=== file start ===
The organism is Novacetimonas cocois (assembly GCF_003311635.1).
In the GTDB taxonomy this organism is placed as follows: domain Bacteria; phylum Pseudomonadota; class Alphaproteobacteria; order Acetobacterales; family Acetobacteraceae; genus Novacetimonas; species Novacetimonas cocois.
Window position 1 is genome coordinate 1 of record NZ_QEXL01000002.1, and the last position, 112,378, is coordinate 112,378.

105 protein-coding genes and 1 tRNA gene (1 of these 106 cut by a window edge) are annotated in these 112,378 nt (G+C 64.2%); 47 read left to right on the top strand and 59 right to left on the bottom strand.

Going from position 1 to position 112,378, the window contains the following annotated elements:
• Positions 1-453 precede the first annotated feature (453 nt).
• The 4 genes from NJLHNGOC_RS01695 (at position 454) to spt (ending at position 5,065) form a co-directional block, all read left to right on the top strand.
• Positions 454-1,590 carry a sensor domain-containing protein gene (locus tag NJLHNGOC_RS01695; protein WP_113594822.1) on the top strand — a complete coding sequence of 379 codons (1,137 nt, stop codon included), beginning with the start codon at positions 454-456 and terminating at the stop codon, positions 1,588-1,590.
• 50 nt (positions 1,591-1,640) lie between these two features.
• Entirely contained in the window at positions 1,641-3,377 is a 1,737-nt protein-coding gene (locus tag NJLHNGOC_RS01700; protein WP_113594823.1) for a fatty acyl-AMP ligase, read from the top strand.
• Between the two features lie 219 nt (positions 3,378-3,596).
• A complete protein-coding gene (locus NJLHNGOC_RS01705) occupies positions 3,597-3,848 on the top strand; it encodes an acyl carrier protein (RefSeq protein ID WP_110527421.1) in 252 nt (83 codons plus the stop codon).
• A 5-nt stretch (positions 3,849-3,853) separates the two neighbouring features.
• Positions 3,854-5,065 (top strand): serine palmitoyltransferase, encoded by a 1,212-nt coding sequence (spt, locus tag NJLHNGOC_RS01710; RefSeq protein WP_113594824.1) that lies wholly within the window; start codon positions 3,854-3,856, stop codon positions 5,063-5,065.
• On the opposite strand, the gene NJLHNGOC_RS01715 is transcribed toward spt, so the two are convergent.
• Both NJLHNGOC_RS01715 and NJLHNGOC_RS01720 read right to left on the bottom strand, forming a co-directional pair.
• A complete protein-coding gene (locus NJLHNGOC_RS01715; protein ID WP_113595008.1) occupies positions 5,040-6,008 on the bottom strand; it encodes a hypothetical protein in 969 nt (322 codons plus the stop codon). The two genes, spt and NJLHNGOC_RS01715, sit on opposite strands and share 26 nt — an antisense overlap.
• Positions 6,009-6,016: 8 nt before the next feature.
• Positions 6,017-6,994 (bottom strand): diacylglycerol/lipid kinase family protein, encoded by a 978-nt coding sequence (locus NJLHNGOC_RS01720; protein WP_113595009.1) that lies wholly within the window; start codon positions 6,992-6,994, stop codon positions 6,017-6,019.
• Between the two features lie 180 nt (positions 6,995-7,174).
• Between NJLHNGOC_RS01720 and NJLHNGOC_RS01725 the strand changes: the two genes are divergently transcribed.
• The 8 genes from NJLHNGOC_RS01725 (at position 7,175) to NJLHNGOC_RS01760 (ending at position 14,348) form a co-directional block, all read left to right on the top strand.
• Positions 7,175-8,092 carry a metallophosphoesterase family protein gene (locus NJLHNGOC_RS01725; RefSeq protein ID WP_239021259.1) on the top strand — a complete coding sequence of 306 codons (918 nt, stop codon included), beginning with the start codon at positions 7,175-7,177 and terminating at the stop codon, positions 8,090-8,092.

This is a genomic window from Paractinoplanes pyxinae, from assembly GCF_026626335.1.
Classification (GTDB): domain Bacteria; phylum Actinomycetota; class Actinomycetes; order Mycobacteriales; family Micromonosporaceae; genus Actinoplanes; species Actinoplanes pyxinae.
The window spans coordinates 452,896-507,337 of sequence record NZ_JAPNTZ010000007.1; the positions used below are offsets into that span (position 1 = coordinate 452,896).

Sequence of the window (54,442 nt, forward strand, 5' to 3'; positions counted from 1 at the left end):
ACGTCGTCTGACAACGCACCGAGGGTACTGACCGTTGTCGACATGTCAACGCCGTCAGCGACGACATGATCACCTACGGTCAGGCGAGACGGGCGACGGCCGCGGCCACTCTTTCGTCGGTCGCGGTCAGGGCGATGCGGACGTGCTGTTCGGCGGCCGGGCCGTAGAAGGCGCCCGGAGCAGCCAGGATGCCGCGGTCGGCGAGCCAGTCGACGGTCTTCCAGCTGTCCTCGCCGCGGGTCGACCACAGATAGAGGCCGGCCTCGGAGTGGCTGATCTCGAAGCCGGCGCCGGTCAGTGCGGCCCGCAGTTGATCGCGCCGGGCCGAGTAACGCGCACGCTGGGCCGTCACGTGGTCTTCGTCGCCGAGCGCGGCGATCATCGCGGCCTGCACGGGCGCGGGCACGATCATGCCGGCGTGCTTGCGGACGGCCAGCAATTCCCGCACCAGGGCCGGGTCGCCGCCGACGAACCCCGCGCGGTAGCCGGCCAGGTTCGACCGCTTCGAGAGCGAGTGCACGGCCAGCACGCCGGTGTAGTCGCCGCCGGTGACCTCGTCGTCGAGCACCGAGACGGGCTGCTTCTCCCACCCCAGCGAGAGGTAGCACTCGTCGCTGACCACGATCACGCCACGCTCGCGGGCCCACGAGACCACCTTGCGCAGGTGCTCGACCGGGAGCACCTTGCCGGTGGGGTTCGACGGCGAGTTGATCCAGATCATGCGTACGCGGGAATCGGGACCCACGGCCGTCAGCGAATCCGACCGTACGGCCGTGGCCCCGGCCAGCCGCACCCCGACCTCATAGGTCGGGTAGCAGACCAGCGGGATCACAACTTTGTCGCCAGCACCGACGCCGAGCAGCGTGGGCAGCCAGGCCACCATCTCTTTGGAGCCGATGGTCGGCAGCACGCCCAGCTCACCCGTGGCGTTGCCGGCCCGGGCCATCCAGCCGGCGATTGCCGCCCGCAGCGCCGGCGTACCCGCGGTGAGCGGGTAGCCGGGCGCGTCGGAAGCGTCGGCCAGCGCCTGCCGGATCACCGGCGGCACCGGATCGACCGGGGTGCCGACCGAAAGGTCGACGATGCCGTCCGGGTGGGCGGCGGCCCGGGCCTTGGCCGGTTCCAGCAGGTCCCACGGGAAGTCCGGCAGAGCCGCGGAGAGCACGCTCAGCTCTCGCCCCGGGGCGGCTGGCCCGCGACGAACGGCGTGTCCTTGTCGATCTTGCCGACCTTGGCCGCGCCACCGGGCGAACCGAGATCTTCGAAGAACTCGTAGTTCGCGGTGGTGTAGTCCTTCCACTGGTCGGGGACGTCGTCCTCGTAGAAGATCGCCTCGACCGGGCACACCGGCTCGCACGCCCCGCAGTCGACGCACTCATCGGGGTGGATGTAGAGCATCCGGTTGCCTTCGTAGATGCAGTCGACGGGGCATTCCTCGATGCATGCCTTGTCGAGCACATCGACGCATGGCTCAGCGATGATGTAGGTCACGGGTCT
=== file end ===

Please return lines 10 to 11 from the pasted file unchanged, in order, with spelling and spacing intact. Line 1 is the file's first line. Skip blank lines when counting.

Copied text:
• Entirely contained in the window at positions 1,641-3,377 is a 1,737-nt protein-coding gene (locus tag NJLHNGOC_RS01700; protein WP_113594823.1) for a fatty acyl-AMP ligase, read from the top strand.
• Between the two features lie 219 nt (positions 3,378-3,596).